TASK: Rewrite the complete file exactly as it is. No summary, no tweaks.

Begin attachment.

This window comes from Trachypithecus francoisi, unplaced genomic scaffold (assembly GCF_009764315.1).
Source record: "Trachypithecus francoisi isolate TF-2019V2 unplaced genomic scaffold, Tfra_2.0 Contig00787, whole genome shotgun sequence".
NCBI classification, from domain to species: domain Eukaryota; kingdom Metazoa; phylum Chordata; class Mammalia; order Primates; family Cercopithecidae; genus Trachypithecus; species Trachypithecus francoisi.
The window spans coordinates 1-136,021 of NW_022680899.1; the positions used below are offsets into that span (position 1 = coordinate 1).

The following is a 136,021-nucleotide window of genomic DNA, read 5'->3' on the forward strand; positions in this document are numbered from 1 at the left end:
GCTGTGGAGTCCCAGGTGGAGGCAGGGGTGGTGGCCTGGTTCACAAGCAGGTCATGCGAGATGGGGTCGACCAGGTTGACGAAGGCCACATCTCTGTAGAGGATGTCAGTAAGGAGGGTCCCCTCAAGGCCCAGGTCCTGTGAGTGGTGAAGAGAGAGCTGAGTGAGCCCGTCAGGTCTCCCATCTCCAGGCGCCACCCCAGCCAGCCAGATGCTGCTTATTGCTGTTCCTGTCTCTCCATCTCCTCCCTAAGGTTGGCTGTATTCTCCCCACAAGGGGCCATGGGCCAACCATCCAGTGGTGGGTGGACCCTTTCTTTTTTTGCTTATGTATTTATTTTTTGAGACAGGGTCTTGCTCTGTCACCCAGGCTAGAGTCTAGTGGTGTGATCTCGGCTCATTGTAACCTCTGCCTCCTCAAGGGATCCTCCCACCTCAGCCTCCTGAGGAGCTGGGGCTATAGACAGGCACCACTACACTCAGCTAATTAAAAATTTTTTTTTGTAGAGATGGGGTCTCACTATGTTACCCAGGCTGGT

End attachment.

This window comes from Trachypithecus francoisi, unplaced genomic scaffold (assembly GCF_009764315.1).
Source record: "Trachypithecus francoisi isolate TF-2019V2 unplaced genomic scaffold, Tfra_2.0 Contig00787, whole genome shotgun sequence".
NCBI classification, from domain to species: domain Eukaryota; kingdom Metazoa; phylum Chordata; class Mammalia; order Primates; family Cercopithecidae; genus Trachypithecus; species Trachypithecus francoisi.
The window spans coordinates 1-136,021 of NW_022680899.1; the positions used below are offsets into that span (position 1 = coordinate 1).

The following is a 136,021-nucleotide window of genomic DNA, read 5'->3' on the forward strand; positions in this document are numbered from 1 at the left end:
GCTGTGGAGTCCCAGGTGGAGGCAGGGGTGGTGGCCTGGTTCACAAGCAGGTCATGCGAGATGGGGTCGACCAGGTTGACGAAGGCCACATCTCTGTAGAGGATGTCAGTAAGGAGGGTCCCCTCAAGGCCCAGGTCCTGTGAGTGGTGAAGAGAGAGCTGAGTGAGCCCGTCAGGTCTCCCATCTCCAGGCGCCACCCCAGCCAGCCAGATGCTGCTTATTGCTGTTCCTGTCTCTCCATCTCCTCCCTAAGGTTGGCTGTATTCTCCCCACAAGGGGCCATGGGCCAACCATCCAGTGGTGGGTGGACCCTTTCTTTTTTTGCTTATGTATTTATTTTTTGAGACAGGGTCTTGCTCTGTCACCCAGGCTAGAGTCTAGTGGTGTGATCTCGGCTCATTGTAACCTCTGCCTCCTCAAGGGATCCTCCCACCTCAGCCTCCTGAGGAGCTGGGGCTATAGACAGGCACCACTACACTCAGCTAATTAAAAATTTTTTTTTGTAGAGATGGGGTCTCACTATGTTACCCAGGCTGGT